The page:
—from the archives
After reading Friday’s post, girltalk reader Andrea encouraged us to check out an essay from John Piper’s A Godward Life entitled “Talking to Your Tears.” We’re quoting a small excerpt here, but you’re really going to want to read the rest; so go ahead and buy the book!
“Those who sow in tears shall reap with shouts of joy! He who goes out weeping, bearing the seed for sowing, shall come home with shouts of joy, bringing his sheaves with him.” Psalm 126:5-6
“This psalm teaches the tough truth that there is work to be done whether I am emotionally up for it or not, and it is good for me to do it. Suppose you are in a season of heartache and discouragement, and it is time to sow seed. Do you say, ‘I can’t sow the field this spring, because I am brokenhearted and discouraged’? If you do that, you will not eat in the winter. Suppose you say instead, ‘I am heartsick and discouraged. I cry if the milk spills at breakfast. I cry if the phone and doorbell ring at the same time. I cry for no reason at all, but the field needs to be sowed. That is the way life is. I do not feel like it, but I will take my bag of seeds and go out in the fields and do my crying while I do my duty. I will sow in tears.’
If you do that, the promise of this psalm is that you will ‘reap with shouts of joy.’ You will ‘come home with shouts of joy, bringing your sheaves with you,’ not because the tears of sowing produce the joy of reaping, but because the sheer sowing produces the reaping. We need to remember this even when our tears tempt us to give up sowing.” A Godward Life, pp. 89-90
So what fields in your life need to be sowed today? Even if you cry while you do your duty, you will, one day reap with joy.
—from the archives
My three-year-old Caly often wakes up screaming in the dead of night. Jolted out of sleep, I run to her room as fast as I can only to be greeted with the same two words: “I’m scared.”
“What are you scared of Caly-girl?” I ask
“I’m just scared,” she whimpers.
A few hugs and kisses and she’s happy to be tucked back in to bed.
Well do I remember my own night-time fears as a child. Just ask me about my lobster dream sometime. It still gives me shivers.
So how do we help our small children deal with middle-of-the night fears?
Dr. Russell Moore—himself a father of small children—recently offered this insightful answer:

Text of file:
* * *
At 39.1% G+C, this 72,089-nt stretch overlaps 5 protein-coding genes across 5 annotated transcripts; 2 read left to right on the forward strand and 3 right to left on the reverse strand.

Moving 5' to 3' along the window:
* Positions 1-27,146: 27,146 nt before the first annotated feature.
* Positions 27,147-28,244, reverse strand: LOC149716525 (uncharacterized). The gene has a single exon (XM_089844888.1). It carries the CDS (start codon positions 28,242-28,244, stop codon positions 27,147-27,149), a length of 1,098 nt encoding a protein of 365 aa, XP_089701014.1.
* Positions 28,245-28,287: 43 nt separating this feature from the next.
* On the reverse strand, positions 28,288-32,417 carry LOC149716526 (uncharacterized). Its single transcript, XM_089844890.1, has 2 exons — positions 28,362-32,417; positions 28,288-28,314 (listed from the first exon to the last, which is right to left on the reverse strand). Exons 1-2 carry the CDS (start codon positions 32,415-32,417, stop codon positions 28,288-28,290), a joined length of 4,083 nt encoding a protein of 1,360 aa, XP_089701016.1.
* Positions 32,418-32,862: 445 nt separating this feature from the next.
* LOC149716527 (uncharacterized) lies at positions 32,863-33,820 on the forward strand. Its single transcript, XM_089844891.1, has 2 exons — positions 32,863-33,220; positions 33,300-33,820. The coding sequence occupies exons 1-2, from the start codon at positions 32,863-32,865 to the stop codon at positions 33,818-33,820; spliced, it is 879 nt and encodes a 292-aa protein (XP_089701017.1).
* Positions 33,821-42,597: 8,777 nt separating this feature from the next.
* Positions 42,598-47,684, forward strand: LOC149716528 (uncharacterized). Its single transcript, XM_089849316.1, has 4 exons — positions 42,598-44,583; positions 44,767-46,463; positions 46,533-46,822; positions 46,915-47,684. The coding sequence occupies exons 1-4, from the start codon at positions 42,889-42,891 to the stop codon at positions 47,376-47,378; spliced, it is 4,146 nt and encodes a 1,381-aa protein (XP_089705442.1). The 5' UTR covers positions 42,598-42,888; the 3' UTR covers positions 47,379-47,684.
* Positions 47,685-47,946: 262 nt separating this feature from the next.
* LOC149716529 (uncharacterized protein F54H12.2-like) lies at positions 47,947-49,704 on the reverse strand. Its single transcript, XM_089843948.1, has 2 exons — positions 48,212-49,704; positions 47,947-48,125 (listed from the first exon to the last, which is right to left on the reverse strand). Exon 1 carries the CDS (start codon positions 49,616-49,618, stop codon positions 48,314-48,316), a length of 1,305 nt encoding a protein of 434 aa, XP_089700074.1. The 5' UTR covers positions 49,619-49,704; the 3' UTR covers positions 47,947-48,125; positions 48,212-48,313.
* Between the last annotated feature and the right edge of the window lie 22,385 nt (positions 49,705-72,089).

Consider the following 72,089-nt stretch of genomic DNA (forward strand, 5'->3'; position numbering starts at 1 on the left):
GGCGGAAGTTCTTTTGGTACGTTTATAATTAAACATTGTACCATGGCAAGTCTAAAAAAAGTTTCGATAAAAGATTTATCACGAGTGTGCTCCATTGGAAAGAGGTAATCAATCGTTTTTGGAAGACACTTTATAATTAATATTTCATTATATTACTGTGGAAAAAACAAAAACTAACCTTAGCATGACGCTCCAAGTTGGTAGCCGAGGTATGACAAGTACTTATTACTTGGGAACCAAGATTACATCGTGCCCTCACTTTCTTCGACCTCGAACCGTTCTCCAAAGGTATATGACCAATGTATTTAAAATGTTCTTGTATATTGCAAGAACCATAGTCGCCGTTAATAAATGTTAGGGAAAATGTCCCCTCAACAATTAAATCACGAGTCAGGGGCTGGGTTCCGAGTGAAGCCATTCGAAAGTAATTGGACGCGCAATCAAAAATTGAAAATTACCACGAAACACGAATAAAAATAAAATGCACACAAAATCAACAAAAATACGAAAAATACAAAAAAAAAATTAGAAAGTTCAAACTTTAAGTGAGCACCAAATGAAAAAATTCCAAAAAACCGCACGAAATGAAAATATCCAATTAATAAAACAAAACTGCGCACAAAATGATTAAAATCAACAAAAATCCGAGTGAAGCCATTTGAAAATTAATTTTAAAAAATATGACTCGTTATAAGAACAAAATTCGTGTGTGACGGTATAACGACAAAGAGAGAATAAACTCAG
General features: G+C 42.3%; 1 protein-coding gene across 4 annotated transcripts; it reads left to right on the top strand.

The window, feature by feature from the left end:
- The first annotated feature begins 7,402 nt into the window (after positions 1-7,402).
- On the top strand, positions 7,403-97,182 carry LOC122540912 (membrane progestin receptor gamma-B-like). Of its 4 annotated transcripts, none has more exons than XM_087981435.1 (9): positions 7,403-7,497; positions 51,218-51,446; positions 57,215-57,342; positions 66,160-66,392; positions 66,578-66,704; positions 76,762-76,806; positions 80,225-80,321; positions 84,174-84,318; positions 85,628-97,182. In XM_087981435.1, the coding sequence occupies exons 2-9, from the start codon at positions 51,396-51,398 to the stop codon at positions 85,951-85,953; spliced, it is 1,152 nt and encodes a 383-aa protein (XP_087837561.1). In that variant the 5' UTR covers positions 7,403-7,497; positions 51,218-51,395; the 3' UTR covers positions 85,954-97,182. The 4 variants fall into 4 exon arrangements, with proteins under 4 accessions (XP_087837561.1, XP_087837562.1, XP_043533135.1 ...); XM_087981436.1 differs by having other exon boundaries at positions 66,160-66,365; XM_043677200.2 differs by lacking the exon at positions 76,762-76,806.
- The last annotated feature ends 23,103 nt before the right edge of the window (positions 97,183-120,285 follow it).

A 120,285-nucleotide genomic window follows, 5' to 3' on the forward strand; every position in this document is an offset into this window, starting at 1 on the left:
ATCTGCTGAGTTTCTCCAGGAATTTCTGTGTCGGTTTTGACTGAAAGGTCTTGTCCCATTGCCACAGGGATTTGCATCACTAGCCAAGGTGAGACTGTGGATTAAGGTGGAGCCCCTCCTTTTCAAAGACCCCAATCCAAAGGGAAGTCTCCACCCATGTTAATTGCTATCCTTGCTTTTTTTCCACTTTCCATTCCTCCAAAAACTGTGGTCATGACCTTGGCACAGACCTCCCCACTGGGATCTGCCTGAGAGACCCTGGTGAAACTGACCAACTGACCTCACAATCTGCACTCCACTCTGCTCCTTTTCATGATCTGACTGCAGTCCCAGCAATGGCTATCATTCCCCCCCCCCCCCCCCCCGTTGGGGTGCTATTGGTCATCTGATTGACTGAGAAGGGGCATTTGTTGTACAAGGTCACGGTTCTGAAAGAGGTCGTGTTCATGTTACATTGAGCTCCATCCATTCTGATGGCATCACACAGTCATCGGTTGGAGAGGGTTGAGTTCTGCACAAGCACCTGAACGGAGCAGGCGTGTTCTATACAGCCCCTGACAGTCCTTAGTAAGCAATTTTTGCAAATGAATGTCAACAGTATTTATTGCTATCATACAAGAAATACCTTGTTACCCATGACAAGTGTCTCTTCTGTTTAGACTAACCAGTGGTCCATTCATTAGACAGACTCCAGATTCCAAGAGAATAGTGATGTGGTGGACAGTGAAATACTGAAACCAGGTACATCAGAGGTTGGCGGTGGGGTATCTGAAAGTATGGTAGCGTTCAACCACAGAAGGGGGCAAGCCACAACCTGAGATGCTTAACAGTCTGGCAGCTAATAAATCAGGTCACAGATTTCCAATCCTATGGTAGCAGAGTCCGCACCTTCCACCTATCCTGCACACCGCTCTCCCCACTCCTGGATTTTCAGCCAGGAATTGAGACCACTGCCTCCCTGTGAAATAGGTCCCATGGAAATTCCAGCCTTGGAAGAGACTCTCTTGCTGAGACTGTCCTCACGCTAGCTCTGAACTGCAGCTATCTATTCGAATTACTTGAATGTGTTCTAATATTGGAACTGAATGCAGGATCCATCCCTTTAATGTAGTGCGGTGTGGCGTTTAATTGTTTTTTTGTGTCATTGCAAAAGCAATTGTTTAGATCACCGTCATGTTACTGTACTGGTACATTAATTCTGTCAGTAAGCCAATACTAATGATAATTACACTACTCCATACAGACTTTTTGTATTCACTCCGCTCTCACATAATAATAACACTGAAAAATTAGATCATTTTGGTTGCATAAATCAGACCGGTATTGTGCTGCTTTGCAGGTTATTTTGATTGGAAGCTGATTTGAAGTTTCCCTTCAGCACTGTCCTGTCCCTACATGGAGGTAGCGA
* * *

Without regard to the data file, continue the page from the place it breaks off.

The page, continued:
“The kids know—they instinctively know—that they’re living in a universe in which something’s gone awry. It’s not our job—as parents, or as Sunday school teachers—to disengage that. It’s our job to come in and to provide an answer to that. Yeah, you’re living in an enchanted world. Yeah, you’re living in a haunted world. You’re living in a world haunted by demonic powers. That’s exactly right—what you deeply fear is indeed the case… Your worrying about the monster under the bed isn’t unreasonable; there’s a monster under the fabric of the cosmos. Instead, we give them a story that provides the only comfort that really is lasting comfort; it’s a comfort that the enemies have been defeated.”
I am going to add a few words to my middle of the night hugs and kisses routine. Yes, Caly-girl, we live in a scary world, but we don’t need to be afraid. The monster has been crushed. And the One who crushed him, He’s right here in this room.
—from the archives
(Janelle is out of town with Mike’s family this week, but she gave us five pictures from the recent Mahaney family vacation to show you. Enjoy!)
“The mother is the hub of the home, holding all the spokes in place. Without her being at her post, the family spins out of control and falls apart.” Mark Chanski
When school starts, do you find that it gets more difficult to “hold all the spokes in place”? I sure do.
On a typical day I must get my son, Andrew, out the door for school (with homework, lunch and back-pack), clean up from breakfast, homeschool my two younger boys, pay the bills, drive to an afternoon activity, get home in time to meet Andrew and help him with homework, prepare dinner for my family and a guest, do dishes, catch up on laundry and finally clean up my house which looks like it has been visited by a tornado.
Just another ordinary day in the life of a mom. But so often, I go through these ordinary days far more aware of what I am giving than whom I am serving.
I need my gaze lifted beyond my daily duties to my eternal mission as a mother. In his book, Womanly Dominion, Mr. Chanski brings us encouragement right where we need it:
“There she sits exhausted on the edge of her bed, her face in her hands, wondering, “Where’s the glory in this?”
She needs something more empowering to keep her going.
She needs to gain and maintain the deep conviction of the glory, honor, and nobility of selfless service. This she finds at the foot of the cross, looking up to the One who earned for Himself “the name which is above every name” (Philippians 2:9), by “emptying Himself, taking the form of a bond-servant” (2:7), humbling “Himself by becoming obedient to the point of death, even death on a cross” (2:8). There she beholds her Savior who mopped up the damning vomit of her own sin with the precious sponge of His perfect life and atoning death. The love of Christ constrains and compels her to press on (2 Corinthians 5:14). The Spirit of Christ empowers her” (pp. 120-121, emphasis mine).
Are you having a hard time being “the hub” today? Then “fix your eyes on Jesus” (Heb. 12:2-3), ask Him for help and strength, and thank Him for the honor of being a mother.
—from the archives